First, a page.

4.5 Prediction and Analysis
The trained models obtained for each ML algorithm
and feature extraction method listed earlier are com-
pared to identify the optimal ones that solve (1). That
is, the feature extraction method and ML algorithm,
which yield the least number of features and highest
accuracy simultaneously, are selected as the optimal
ones. The performance used metrics are as follows:
Precision, Recall, and F1-Score.
5.1 Experimentation Environment and
We have used a Dell computer with an 11th Gen In-
tel(R) Core(TM) i9-11900K @ 3.50GHz, a Random
Access Memory(RAM) of 64GB, and a Graphics
Processing Unit(GPU) of 6GB (Nvidia GTX 1660
Ti). We are using Zeek, a passive, open-source
Unix-based network traffic analyzer, to monitor the
traffic from the dataset (Miettinen et al., 2017). An
MS- Excel to clean and label the dataset. The process
is run using Juptyer Notebook 6.3.0 on Anaconda
2.1.0 (Perez and Granger, 2015), with libraries,
including Pandas, NumPy, SKLearn, Matplotlib, and
Tensorflow (Pedregosa et al., 2011).
The dataset used in the ML process is real-world
data that is captured from a real IoT network (Miet-
tinen et al., 2017). The latter comprises 31 IoT de-
vices, from which 27 devices are of different types
(meaning that four types are represented by two de-
vices each). The different device types are presented
in Table 2, and the set of features is listed in Table 3.
From this list of 17 features, only 14 are kept after
performing feature selection (Time, UID, and History
are removed). The schema of the dataset, including
the number of instances, is shown in Table 4. We
consider all the four classification methods listed in
Table 2: IoT device types (Miettinen et al., 2017).
No. Device No. Device
1 Aria 15 HomeMaticPlug
2 D-LinkCam 16 HueBridge
3 D-LinkDayCam 17 HueSwitch
4 D-LinkHomeHub 18 iKettle
5 D-LinkSenor 19 Lightify
6 D-LinkSiren 20 MAXGateway
7 D-LinkSwitch 21 SmarterCoffee
8 D-LinkWaterSensor 22 TP-LinkPlugHS100
9 EdimaxCam 23 TP-LinkPlugHS110
10 EdimaxPlug1101W 24 WeMoInsightSwitch
11 EdimaxPlug2101W 25 WeMoLink
12 EdnetCam 26 WeMoSwitch
13 EdnetGateway 27 Withings
14 D-LinkDoorSensor
Table 3: Features of the dataset used.
No. Feature Description
1 Time Timestamp
2 UID Unique Identifier
3 Sender’s IP Sender’s IP Address
4 Sender’s Port Sender’s Port number
5 Response IP Receiver’s Address
6 Response Port Receiver’s Port Number
7 Protocol Transport Protocol Type (UDP
or TCP)
8 Service Network Protocol Type (HTTP,
9 Duration How long the connection lasted
(3 or 4-way)
10 Sender’s Bytes No. payload bytes Sender’s sent
11 Response Bytes No. payload bytes Reciever’s
12 Connection
Possible Connection State Val-
13 History State history of connection
14 Sender’s Packet No. packets Sender’s sent
15 Sender’s IP
No. payload IP bytes Sender’s
16 Response Pack-
No. packets Reciever’s sent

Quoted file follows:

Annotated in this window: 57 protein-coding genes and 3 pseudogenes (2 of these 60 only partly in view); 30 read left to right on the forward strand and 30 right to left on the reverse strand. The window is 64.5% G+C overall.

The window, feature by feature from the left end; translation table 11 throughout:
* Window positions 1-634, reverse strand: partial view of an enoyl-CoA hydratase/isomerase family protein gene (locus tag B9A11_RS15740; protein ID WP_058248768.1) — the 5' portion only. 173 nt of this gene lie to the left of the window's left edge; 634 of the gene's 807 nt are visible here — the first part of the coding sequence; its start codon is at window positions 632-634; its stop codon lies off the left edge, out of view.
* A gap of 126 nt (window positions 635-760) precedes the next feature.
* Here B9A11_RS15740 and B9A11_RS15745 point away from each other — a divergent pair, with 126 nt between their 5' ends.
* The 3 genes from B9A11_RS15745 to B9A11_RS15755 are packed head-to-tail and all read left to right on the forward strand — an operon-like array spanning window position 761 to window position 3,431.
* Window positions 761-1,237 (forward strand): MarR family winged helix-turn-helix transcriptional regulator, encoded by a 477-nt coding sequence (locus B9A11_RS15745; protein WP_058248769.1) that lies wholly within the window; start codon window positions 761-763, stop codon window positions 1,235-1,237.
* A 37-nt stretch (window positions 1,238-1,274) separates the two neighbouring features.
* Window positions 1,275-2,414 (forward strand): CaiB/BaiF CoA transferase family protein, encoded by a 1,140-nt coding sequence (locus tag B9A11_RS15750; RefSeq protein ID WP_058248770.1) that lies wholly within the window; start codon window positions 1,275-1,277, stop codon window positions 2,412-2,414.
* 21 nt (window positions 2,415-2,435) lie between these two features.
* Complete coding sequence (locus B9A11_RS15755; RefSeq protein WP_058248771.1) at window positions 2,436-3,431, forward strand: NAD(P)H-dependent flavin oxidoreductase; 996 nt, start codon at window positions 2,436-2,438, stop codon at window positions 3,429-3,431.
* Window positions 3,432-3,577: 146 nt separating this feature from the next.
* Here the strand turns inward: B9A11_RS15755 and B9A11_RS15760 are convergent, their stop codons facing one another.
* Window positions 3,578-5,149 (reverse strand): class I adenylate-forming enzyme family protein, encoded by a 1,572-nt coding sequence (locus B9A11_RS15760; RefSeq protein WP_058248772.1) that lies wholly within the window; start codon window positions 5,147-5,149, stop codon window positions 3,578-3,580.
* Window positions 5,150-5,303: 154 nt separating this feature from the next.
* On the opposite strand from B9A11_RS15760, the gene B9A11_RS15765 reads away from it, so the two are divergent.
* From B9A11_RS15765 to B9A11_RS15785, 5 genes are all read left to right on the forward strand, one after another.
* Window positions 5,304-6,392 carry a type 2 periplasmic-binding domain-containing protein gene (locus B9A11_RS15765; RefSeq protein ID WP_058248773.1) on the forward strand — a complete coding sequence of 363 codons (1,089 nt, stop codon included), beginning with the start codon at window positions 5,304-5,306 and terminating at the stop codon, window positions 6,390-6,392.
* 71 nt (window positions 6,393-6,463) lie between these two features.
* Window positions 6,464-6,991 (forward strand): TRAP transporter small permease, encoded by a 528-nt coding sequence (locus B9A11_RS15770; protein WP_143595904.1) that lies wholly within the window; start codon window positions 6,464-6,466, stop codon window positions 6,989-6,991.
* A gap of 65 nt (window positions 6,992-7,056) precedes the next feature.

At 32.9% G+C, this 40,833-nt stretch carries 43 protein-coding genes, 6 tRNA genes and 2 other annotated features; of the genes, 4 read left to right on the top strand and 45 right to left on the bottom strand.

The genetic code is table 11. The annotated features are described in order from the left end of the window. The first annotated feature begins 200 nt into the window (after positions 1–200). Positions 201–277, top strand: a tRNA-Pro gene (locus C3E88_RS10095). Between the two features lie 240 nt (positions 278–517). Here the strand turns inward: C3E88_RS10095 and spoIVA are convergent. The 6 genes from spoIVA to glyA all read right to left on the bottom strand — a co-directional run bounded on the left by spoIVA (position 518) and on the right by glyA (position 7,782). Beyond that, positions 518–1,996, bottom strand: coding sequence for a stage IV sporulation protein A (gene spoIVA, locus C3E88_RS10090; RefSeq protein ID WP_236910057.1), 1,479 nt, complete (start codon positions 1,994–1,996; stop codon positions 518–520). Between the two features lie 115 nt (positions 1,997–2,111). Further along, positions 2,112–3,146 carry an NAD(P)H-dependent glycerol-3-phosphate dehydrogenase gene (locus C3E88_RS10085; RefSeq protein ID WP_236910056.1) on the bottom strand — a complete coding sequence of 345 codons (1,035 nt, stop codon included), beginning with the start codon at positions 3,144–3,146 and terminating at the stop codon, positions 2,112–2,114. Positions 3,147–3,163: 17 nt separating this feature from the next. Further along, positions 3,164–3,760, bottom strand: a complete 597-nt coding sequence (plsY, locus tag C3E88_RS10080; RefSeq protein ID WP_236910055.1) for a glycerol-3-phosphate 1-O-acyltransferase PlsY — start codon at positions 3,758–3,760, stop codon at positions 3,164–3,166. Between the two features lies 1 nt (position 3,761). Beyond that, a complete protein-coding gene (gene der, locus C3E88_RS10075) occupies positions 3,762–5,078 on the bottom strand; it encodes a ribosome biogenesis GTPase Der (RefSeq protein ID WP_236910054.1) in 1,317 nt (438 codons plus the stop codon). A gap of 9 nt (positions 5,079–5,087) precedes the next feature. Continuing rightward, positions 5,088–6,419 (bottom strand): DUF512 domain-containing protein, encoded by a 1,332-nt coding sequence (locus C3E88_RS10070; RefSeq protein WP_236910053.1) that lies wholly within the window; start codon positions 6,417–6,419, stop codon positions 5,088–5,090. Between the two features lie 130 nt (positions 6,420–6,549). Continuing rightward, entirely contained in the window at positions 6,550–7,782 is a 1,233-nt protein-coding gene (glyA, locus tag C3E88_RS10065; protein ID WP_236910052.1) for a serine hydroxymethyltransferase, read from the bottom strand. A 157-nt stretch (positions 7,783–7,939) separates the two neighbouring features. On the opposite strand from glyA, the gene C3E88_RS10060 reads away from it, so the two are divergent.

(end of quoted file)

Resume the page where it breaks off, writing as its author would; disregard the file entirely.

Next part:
17 Response IP
No. payload IP bytes Reciever’s
Table 4: Dataset Schema (Miettinen et al., 2017).
Attribute Value
Data format pcap
Number of Devices 27
Number of Features 17
Number of Instances 16,561
Data Size 13.9 MB
Start Date June 15, 2021
End Date September 07, 2021
SECRYPT 2022 - 19th International Conference on Security and Cryptography
Table 5: The best number of components obtained with the different dimensionality reduction algorithms.
Algorithm PCA ICA LDA FA KLT Sparse PCA NMF Autoencoder
Number of Components 6 6 5 4 5 5 6 4
Average Time (sec.) 0.27 0.29 0.32 0.64 0.35 0.32 0.37 0.22
Section 4.4. In addition to the eight reduction tech-
niques we listed in Section 4.3, we also use a baseline
method, called “No Reduction (No Red.)” for com-
parison purposed. This method simply takes all the
14 features as is (without any reduction).
5.2 Feature Extraction
The first row of Table 5 lists the best number of com-
ponents tuned to their best, using each dimentionality
reduction technique, and according to the used metric.
We observe that the Autoencoder yields the minimum
number of components (four components extracted
from five features). The next best algorithm is LDA,
with five components (extracted from seven features).
Sparse PCA comes next with five components (ex-
tracted from eight features). For all the remaining
reduction techniques the number of components are
obtained from the full set of features (14). The sec-
ond row of Table 5 lists the average dimensionality
reduction time after three runs. Overall, the process-
ing times are comparable; however, the best one is
obtained using the Autoencoder algorithm (boldface
shaded cell), and the worst one was obtained by the
Factor Analysis algorithm (light-shaded cell).
5.3 Performance Results
The results obtained using the Precision metric (per-
centage of results that are relevant) are summarized
in Table 6. We observe that the optimal results (97%)
are obtained with the Autoencoder using the DT and
XGBoost ML algorithms. Note that the Autoencoder
is the reduction technique with the lowest number
of components (as shown in Table Table 5). The